They are young and perform top-level research! From 24 to 26 October, 15 European research universities at the age of 50 years or younger gather at Ulm University. The meeting is organised by the network YERUN (Young European Research University Network), which represents the interests of these special universities on a European level. 'As best young German university we are particularly delighted to host the meeting in our 50th anniversary year,' says Professor Joachim Ankerhold. The Vice President for Research and Information Technology at Ulm University refers to the excellent ranking of Ulm University in the Times Higher Education Ranking (THE) of young universities in spring 2017.
YERUN was established to act as counterbalance to large long-established universities and represent younger universities and their particular interests on a European level. In annual meetings of the General Assembly, the approximately 40 guests – including numerous presidents and vice presidents – exchange views on topical challenges like Open Science and Big Data. The agenda also addresses, among other topics, the future development of scientific collaborations across borders, for example with regards to Brexit. Study and exchange programmes also need to be coordinated. The highlight this year: the election of a new president.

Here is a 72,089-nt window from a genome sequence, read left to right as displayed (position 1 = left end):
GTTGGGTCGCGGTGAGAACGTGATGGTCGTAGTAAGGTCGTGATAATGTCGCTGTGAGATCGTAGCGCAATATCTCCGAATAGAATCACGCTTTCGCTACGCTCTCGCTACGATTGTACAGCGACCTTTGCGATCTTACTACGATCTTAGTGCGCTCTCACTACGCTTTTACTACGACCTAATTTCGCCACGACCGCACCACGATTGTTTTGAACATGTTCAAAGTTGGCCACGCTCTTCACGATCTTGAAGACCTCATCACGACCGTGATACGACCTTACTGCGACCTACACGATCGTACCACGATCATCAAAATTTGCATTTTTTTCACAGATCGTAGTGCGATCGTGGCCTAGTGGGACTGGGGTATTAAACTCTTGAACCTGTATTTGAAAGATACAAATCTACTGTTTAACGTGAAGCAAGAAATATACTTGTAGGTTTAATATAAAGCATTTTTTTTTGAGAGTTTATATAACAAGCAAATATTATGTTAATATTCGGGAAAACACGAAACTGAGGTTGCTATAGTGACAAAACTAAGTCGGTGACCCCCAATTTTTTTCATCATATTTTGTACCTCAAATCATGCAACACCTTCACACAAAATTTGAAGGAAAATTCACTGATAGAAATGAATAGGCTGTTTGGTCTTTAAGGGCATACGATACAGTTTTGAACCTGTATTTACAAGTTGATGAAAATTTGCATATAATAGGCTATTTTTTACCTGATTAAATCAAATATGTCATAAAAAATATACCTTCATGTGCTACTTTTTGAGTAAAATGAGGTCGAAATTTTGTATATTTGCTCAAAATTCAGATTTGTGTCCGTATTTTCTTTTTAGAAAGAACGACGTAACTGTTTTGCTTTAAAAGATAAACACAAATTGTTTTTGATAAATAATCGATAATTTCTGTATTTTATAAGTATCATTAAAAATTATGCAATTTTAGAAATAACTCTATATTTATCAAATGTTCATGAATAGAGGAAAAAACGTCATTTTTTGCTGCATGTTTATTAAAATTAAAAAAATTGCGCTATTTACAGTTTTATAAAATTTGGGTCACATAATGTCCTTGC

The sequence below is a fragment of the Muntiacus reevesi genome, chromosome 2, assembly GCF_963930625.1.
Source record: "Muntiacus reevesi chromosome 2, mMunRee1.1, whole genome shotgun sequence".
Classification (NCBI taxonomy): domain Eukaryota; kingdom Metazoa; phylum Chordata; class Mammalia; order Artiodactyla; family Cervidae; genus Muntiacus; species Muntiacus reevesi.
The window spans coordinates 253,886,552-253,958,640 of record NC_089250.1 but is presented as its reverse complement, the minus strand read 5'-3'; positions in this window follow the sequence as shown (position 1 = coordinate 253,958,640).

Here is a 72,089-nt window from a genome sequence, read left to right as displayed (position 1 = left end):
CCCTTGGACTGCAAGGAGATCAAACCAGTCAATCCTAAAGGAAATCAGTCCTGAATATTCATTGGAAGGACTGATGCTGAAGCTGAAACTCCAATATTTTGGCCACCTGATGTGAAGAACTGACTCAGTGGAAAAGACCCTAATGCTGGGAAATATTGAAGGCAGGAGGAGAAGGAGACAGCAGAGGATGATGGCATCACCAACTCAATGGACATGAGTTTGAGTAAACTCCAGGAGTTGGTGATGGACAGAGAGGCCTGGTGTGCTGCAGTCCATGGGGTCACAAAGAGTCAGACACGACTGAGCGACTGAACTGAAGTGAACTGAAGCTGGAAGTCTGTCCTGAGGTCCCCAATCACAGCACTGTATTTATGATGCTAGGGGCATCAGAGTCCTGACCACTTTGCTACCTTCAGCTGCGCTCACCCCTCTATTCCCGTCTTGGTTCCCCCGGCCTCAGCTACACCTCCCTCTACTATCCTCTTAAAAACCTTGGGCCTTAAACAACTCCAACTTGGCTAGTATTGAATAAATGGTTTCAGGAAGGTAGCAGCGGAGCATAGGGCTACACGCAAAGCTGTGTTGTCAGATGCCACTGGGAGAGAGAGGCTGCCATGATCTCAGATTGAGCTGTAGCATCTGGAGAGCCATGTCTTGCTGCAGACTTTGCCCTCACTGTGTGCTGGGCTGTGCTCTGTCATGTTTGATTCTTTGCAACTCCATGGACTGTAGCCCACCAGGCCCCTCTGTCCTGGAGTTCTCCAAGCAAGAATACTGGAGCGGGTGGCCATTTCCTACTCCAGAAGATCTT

YERUN represents the interests of young universities in the European Union
The YERUN universities share an office in Brussels through which they represent their interests in the political arena of the European Union. 'The younger and often smaller universities may not be able to lean on the same reputation and tradition as many bigger and time-honoured universities. However, many YERUN universities – like the host, Ulm University – play leading roles in many research fields in terms of third-party quotas and international publications,' explains the President of Ulm University, Professor Michael Weber. The purpose of this meeting is to develop further plans and strategies, for example how the young high-performance research universities can stand out even more in the European arena. The focus lies on exploring mutual interests and strengths in research but also the development of teaching initiatives. Junior researchers and their education are of particular importance in this context.
The conference participants also get to enjoy an appealing social programme, which explores some of the city's and region's attractions. In addition to a guided tour through Ulm, the programme offers an excursion to the prehistoric museum in Blaubeuren, including a presentation on the UNESCO World Heritage Ice Age Art.
Text and media contact: Andrea Weber-Tuckermann